PHOTO: From left to right during visit of Namoi Cotton Gin Wee Waa - Olivia Bryant, Cotton Australia's Brooke Summers, Lucy King

Work has commenced on a traceability research project to scope possible technical options for a solution to better trace Australian cotton through the supply chain.

The “Investigating Traceability Solutions for Australian Cotton” project, coordinated by Cotton Australia, is funded by a grant from the Queensland Government and is one of the first steps recommended by the Strategic Roadmap for Australian cotton under the “traceability” topic.

The Australian Cotton Strategic Roadmap Report, delivered at the end of 2023, was developed by a cross-industry, multi-stakeholder process to plan for the cotton industry’s future under five key topics:

  • Sustainably-certified cotton
  • Traceability
  • Data
  • Human rights
  • Marketing/ promotion

CRDC is supporting the second phase of the project by investing in the piloting of at least one traceability solution identified by the research.

According to Cotton Australia’s Cotton to Market Lead, Brooke Summers, traceability of fibres will soon become an issue of market access, with new initiatives and legislation in premium markets such as the EU and U.S. requiring products to be traced from raw material production through to finished product.

“For example Digital Product passports being introduced to the EU as early as 2025, will allow consumers to scan on-product barcodes to get information about the production of the product from raw materials such as cotton, right through the manufacturing process, along with the social and environmental governance credentials attached to the products,” Brooke said.

“Retailers and brands also require the tracing of certified cotton, such as myBMP and Better Cotton in order to make accurate claims on products. Cotton Australia believes that by tracking certified cotton from Australia there may be additional value that can be unlocked for farmers that have invested in sustainability."

PHOTO: Getting briefed on how traceability starts with the JD Picker, from l-r Cotton Australia's Alec McIntosh, Belatta dryland grower, Rob Eveleigh, researchers Olivia Bryant and Lucy King

While a bale of Australian cotton can be traced from the farm to the spinner, there are multiple systems across the 40 cotton gins that don’t integrate or easily provide the information needed by customers.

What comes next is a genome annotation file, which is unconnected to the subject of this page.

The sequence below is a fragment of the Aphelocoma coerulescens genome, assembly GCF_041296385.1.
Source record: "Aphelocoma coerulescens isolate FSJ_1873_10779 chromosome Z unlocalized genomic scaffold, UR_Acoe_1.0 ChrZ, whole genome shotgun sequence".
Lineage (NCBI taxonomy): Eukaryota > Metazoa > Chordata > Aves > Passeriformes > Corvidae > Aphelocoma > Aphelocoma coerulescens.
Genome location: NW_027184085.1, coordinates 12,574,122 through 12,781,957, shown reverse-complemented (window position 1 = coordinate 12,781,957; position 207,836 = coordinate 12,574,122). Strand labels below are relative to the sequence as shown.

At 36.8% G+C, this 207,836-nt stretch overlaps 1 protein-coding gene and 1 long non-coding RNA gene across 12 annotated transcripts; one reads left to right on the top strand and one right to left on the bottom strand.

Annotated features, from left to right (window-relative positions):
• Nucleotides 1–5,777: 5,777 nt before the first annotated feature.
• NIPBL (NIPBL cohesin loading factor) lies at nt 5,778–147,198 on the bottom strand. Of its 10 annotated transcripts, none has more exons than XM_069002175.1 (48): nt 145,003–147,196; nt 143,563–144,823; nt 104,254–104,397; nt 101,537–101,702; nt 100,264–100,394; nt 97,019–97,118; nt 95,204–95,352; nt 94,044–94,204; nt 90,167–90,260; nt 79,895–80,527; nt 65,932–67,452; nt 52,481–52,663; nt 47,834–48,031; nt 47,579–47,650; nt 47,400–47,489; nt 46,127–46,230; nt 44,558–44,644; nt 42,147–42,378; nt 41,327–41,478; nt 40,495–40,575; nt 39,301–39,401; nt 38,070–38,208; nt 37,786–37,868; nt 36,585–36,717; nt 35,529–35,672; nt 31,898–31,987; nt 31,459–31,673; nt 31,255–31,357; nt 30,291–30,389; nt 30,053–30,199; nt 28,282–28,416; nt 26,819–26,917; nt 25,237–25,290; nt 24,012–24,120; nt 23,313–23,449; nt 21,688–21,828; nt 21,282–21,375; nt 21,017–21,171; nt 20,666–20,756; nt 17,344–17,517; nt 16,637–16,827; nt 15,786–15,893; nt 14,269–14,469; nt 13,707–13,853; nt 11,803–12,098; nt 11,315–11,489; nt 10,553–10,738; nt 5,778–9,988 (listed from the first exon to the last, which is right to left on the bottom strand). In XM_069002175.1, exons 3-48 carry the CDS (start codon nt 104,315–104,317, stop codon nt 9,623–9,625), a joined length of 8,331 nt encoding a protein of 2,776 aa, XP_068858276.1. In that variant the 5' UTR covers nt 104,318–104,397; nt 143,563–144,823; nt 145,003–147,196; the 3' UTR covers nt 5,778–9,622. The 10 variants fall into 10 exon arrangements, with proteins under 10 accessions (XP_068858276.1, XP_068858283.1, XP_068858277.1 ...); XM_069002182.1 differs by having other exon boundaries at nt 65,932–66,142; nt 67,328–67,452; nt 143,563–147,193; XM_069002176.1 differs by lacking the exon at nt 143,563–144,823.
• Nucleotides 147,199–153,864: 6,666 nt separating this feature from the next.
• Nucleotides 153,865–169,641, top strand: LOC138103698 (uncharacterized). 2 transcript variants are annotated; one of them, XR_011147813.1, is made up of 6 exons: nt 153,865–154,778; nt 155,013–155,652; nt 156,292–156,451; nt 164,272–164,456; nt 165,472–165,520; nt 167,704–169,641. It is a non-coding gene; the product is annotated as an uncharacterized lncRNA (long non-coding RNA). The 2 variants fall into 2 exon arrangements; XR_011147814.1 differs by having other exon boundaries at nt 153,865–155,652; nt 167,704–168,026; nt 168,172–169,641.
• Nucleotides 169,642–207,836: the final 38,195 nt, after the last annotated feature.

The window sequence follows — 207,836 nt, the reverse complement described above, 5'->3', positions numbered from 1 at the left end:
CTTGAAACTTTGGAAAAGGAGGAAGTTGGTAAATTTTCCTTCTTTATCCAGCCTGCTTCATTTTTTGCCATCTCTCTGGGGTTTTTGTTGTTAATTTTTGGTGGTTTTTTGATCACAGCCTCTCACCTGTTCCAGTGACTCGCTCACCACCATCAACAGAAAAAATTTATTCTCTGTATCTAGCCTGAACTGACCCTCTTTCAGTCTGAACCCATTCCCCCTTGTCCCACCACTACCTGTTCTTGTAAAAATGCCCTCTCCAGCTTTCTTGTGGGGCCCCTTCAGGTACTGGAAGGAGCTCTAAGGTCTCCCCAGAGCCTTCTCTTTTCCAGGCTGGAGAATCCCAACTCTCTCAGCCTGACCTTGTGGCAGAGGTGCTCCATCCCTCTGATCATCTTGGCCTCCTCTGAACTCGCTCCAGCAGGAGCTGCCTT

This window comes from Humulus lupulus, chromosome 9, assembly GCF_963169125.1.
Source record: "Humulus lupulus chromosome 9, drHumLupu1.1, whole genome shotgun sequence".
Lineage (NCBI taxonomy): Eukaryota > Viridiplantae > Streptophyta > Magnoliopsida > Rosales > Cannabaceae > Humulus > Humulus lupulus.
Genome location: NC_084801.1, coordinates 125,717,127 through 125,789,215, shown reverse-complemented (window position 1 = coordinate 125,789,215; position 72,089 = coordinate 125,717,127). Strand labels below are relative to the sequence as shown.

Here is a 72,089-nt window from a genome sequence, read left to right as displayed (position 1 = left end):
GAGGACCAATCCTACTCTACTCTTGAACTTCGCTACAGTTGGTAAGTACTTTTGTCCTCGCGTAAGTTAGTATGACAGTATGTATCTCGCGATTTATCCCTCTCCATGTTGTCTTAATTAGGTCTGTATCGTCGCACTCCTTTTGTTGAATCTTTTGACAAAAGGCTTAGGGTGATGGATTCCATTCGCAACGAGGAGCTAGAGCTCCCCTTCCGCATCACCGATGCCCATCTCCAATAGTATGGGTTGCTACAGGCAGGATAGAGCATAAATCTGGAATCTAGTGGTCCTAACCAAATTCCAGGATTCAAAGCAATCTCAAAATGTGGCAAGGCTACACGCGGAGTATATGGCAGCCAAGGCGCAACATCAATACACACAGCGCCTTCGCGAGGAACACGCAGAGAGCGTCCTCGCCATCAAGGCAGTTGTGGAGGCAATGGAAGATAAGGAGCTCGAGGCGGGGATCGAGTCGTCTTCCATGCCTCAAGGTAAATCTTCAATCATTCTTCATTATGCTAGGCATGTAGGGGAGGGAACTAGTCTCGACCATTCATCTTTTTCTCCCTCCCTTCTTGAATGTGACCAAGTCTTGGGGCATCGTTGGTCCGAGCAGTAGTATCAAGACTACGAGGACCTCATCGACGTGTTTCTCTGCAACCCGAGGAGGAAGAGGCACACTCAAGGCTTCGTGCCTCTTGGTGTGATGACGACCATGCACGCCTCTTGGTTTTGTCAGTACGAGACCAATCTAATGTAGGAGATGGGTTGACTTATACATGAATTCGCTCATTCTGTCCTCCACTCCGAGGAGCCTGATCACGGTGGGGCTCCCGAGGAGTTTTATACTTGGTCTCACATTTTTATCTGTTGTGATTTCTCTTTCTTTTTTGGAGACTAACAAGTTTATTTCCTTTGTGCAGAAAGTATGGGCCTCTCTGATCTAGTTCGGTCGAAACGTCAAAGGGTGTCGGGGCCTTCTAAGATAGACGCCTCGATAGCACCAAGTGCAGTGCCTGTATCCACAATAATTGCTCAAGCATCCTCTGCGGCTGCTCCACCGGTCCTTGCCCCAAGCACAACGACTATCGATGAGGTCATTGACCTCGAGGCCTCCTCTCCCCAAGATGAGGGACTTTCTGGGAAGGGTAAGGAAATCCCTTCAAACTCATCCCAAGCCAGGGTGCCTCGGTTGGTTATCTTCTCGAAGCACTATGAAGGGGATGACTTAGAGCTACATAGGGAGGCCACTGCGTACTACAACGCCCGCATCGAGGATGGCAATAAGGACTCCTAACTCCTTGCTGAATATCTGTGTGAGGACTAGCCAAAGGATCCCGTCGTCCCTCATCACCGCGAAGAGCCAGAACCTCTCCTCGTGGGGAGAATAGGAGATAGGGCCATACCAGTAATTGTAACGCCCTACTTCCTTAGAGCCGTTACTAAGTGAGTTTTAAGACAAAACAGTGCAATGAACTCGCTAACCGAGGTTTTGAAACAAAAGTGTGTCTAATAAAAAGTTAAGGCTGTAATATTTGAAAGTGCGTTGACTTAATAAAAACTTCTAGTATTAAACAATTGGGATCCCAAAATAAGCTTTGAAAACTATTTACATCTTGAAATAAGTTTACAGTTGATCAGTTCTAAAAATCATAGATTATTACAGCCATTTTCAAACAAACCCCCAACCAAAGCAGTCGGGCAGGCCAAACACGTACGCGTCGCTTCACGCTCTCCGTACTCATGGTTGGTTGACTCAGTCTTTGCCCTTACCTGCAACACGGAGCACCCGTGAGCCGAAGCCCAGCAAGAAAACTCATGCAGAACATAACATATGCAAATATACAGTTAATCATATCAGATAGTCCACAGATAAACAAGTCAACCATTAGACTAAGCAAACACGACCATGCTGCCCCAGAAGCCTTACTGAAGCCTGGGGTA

“Our main competitors in the U.S and Brazil can provide country of origin tracking, where bales can be scanned for origin and quality data. We need to develop an integrated, simple system that our farmers, gins and merchants can use that will ensure we meet future market access requirements, stay competitive and create more value for our farmers and the industry," Brooke said.

“Traceability is one of the keys to unlocking value for our farmers and without an integrated and transparent system we may have market access issues in future. That said, if growers are expected to foot the bill for a traceability system, it will need to provide them clear and transparent value."

This project is a first step in identifying the traceability needs of our supply chain from farm, merchants, spinners and brands and identifying the traceability technologies that will deliver the best solution for Australian cotton.

There are many technologies on the market including digital platforms, blockchain systems, scientific markers and DNA and elemental testing available to trace cotton and other fibres.

“Traceability technology is a fast changing sector, with some of the coming global rules still unclear. The challenge is to assess and identify a solution or solutions that deliver value, are future fit, most likely to be implemented across the industry and can be plugged into the various other systems already being used by the supply chain," Brooke said.

The “Investigating Traceability Solutions for Australian Cotton” project will include wide consultation with industry including farmers, ginners, merchants industry bodies and supply chain actors and will be delivered in three main phases by consultants, Beyond.

  • Identify traceability system requirements
  • Research technical options
  • Pilot at least one technology in the 2024-25 cotton season

If you’re interested in having a say, please contact Brooke Summers at [email protected]


Cotton Australia has formed a number of authentic partnerships with retailers, brands, manufacturers and supply chain partners who share the industry's values. If your organisation believes in reducing environmental footprint, the fair and safe treatment of workers, quality product and supply chain traceability - then we may be in business.

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